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UMaine and Greater Bangor NAACP welcomes first Black Supreme Judicial Court Associate Justice

On Thursday, Nov. 17, the University of Maine Alumni Association and the Greater Bangor Branch of the NAACP welcomed Maine’s first Black Supreme Judicial Court Associate Justice, Rick E. Lawrence, in the Wells Conference Center for the 2nd annual Robert Talbot Civil Rights Speaker Series. Lawrence led a presentation titled “Civil Rights and the Law: A Court Perspective.”

Joan Ferrini-Mundy, the president of UMaine and the University of Maine at Machias, spoke in her welcome remarks about the university’s valued commitment to diversity, equity and inclusion as the evening commenced.

Thomas Peaco, who stepped into the role of president and CEO of the UMaine Alumni Association this past July, explained that this series was created to honor Robert Talbot’s accomplishments as a civil rights advocate and leader in the state of Maine. The Talbot Fund was created with the goal of bringing accomplished speakers to Maine for discussions on civil rights issues in an environment that is open to all and free of charge.

Talbot, a Bangor native, personally attended the event.

“[Talbot is one of the] foremost leaders in the pursuit of racial equity, justice, and nondiscriminatory policies and practices,” Ferrini-Mundy said.

Another member of Talbot’s family is currently following in his inspirational footsteps in the Maine State Legislature. Representative Rachel Talbot Ross from Portland, Maine, has officially been announced as the state’s first Black Speaker of the House. She is set to be sworn in during the House’s 131st legislative session on Dec. 7.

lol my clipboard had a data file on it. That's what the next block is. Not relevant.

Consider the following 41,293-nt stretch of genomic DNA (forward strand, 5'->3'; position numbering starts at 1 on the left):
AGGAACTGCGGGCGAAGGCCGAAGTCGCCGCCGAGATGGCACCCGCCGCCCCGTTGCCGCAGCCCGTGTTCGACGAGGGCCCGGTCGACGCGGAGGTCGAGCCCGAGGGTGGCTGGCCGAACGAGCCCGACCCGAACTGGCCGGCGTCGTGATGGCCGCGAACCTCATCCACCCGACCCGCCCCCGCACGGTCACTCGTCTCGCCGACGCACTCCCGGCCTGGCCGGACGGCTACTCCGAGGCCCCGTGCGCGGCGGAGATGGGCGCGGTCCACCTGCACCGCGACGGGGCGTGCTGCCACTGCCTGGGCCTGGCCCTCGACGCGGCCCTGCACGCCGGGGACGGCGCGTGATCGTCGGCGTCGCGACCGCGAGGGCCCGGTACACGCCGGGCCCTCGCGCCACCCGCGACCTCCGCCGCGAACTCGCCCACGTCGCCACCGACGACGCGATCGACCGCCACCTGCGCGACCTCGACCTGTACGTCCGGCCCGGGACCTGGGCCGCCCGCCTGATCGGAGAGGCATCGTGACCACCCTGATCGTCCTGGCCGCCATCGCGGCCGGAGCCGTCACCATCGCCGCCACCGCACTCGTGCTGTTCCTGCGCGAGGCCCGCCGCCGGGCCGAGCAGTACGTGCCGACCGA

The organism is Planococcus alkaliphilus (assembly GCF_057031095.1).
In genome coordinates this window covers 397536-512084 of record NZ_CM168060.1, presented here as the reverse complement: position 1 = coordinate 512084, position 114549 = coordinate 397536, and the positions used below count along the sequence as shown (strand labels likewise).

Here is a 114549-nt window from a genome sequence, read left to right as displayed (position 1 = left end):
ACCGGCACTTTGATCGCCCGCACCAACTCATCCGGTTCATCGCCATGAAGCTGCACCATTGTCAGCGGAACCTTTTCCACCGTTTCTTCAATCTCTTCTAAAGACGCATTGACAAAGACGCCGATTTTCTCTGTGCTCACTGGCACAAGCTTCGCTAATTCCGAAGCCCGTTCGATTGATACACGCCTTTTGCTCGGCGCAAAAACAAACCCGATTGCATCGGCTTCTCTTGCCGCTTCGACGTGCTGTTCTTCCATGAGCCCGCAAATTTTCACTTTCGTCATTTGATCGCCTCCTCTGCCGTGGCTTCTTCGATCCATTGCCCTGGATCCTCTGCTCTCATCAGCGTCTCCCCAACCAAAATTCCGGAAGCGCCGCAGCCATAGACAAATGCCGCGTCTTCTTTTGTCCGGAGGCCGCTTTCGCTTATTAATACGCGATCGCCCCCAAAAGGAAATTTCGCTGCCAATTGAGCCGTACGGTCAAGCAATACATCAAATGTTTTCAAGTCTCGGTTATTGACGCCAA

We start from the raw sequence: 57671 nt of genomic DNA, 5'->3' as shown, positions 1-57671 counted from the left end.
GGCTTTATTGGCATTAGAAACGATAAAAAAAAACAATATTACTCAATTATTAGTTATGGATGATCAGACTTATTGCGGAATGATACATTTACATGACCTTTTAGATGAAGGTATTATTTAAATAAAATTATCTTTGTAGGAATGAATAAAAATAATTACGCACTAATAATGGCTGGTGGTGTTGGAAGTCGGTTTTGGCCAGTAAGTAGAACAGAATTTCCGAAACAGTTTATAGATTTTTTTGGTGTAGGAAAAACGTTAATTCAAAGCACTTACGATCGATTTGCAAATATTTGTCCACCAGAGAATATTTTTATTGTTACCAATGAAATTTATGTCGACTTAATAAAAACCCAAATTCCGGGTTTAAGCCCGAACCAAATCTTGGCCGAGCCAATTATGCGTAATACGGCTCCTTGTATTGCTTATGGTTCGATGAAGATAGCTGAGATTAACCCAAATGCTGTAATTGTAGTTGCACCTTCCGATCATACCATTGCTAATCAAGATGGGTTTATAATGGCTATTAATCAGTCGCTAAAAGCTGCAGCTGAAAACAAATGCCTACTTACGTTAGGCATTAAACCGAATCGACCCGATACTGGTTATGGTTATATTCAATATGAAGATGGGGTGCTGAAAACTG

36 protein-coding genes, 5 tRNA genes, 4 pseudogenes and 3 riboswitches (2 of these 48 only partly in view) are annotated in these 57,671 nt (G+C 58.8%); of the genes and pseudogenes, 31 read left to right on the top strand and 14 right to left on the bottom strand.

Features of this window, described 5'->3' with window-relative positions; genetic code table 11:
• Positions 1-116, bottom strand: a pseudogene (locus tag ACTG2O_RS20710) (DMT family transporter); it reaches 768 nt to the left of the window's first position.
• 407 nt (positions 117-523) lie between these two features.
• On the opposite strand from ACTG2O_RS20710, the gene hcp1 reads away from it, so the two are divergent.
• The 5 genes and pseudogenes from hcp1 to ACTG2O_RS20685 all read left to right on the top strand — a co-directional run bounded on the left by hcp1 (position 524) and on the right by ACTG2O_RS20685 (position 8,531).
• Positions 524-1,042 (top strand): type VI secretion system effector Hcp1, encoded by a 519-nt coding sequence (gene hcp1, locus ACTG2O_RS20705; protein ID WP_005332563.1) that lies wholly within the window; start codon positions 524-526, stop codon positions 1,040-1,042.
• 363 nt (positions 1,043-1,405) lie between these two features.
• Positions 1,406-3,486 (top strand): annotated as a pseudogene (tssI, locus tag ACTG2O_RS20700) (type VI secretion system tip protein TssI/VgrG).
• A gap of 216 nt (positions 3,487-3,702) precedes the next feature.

Earlier this year, Governor Janet Mills appointed Justice Rick Lawrence to the Maine Supreme Judicial Court. His presentation focused on three prominent issues in today’s society where racial factors play a key role: voting rights, reproductive rights and race-conscious college admissions policies.

Lawrence explained how Black citizens and other minority groups are often disproportionately affected by the limitations placed on these categories.

After Lawrence’s presentation, Peaco joined him on stage to direct a panel discussion that featured attorneys Ukeme Awakessien Jeter and Angela Okafor.

Jeter, a 2004 UMaine graduate, serves as both a lawyer and a community activist working to promote racial equality in the Upper Arlington (Ohio) City Council. Okafor shares a similar passion of advocating for the underrepresented citizens within her community, as she has been on the Bangor City Council for the past three years and is the Acting Director of Outreach and Community Engagement for the State of Maine’s Permanent Commission on the Status of Racial, Indigenous and Tribal Populations.

All panel members shared their insightful thoughts on the importance of increased communal engagement and representation in order to allow minorities to have a real sense of belonging, especially in a place like Maine where diversity is not often prevalent.

Jeter reflected on the lack of representation she felt as a Black student during her time at UMaine. She also recalled that the town she lived and worked in did not feel like home, as she needed to travel as far as Boston just to find a salon that could do her hair correctly.

“Fitting in is not the same as belonging. The sense of belonging is created by infrastructure and resources,” Jeter said.

Lawrence was allowed the final words of the evening. He explained that a valuable way for minority members of a community to get more involved in cases that pertain to racial justice is to apply to be part of a jury list, so they can potentially be selected as a deciding factor in defending civil rights for all.

All panelists agreed that an effective way to achieve representation is to simply keep discussing issues of racial injustice with anyone who will listen; avoiding these conversations hinders progress.

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